I went somewhere and learned about water awarded the best in the country in 2008 and 2013 and it still tastes amazing today. It’s the Louisville WaterWorks Museum. It is all about the super cool history behind Louisville’s water.
First I did a scavenger hunt reading the text on the signs to learn the history behind Louisville Tap. There was also a great activity were there were 6 vials of water. I had to determine if a vial was purified tap water or if it was water straight from the Ohio River based on what was in it. Louisville started to pump water in 1854 and they first used steam to power the machines and then changed to electricity. Louisville was the first place in the world to combine a tunnel and a collector well system as well as riverbed filtration as source of drinking water. There are also a couple of fire hydrants on display that are large so they can pump more water. I think that because it is twice as big, dogs will like it twice as much.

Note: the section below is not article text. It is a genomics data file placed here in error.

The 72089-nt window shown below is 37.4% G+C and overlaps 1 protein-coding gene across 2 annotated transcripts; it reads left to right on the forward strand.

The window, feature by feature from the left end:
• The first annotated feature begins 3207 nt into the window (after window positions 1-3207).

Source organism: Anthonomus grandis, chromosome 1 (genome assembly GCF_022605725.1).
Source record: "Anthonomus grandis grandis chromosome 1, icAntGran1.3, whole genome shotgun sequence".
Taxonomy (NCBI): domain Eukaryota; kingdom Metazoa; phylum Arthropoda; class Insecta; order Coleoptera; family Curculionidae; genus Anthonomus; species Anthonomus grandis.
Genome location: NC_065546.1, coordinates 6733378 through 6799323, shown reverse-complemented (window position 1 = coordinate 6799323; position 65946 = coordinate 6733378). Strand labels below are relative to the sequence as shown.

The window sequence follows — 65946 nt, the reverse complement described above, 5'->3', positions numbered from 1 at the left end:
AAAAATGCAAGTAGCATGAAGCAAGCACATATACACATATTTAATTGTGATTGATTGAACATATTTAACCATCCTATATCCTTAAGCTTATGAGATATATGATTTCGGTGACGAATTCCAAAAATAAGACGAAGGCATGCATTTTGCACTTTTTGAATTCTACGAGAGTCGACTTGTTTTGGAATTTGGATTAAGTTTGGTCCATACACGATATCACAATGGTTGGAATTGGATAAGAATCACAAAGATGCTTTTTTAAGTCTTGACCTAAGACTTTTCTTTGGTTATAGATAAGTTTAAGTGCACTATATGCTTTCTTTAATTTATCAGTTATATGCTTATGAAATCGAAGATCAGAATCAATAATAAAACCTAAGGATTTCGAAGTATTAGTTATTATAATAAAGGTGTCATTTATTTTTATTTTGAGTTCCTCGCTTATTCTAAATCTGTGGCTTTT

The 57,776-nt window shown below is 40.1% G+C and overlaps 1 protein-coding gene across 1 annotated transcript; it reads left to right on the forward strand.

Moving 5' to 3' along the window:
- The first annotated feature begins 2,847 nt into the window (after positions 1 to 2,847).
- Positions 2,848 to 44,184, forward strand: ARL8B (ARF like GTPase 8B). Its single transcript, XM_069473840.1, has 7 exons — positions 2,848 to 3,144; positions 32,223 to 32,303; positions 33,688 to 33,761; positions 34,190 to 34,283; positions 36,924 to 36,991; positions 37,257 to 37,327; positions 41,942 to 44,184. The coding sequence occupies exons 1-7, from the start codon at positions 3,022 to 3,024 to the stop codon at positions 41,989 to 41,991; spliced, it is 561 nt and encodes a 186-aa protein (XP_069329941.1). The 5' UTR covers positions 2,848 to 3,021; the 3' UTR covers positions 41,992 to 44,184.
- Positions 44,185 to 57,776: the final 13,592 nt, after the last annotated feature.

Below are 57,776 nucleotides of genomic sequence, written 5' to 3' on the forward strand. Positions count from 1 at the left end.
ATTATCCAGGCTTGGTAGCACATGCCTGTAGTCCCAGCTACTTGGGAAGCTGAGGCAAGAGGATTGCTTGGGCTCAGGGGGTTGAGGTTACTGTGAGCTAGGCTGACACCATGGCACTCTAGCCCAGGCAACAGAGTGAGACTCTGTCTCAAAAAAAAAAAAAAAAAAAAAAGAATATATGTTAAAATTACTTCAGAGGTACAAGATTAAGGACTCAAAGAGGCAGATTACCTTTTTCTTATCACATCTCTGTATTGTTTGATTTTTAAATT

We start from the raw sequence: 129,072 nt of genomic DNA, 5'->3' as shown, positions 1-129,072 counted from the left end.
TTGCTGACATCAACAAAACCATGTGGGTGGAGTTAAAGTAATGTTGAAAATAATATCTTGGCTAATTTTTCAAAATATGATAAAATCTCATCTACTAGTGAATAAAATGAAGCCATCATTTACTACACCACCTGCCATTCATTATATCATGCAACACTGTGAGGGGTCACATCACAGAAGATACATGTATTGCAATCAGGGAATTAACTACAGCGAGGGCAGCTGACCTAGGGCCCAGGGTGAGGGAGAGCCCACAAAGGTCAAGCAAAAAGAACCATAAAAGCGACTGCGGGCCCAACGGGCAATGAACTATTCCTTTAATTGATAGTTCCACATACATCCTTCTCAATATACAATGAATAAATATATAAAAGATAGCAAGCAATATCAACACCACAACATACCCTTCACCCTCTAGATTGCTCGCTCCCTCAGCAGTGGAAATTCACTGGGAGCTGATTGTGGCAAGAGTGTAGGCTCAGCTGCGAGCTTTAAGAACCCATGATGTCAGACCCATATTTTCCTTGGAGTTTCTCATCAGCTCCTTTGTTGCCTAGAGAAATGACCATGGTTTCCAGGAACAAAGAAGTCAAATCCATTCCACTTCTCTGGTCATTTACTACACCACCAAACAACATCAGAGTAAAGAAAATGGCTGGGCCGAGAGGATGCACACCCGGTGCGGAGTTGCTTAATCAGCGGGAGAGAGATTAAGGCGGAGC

Next there was a tour of the waterworks both new and old. I liked the old water tower – a super tall tower with a simple standpipe that was used to even out the pressure of the pumped water. There is a ladder that goes all the way up to the top and statues of Roman gods on the outside. All of the statues are made out of zinc except for one that is made out of concrete because when a tornado hit the tower in the 1970’s it smashed one of the statues. The biggest piece that remains is the right leg which is displayed in the museum.
After that I went to the newer pump houses that used to run on steam. They worked like a seesaw pulling in water and then pushing it out. The water went to the reservoir and then was distributed to Louisville. It took more than 20 people to run each steam engine. It is much different now. It uses electricity so it is a completely different machine with no people and much smaller. It is loud and there are lots of pipes in view. Next on the tour was a bridge to the intake building in the Ohio River. I learned about how the Louisville Waterworks dealt with floods and the consequences.
Finally is the water itself. Either from an outdoor water fountain or a cooler in the museum it is amazing. It is the best tasting anywhere in the nation.
This was an amazing place and I hope you can come see it. It is a stop on the Louisville Cultural Pass which ends August 6th.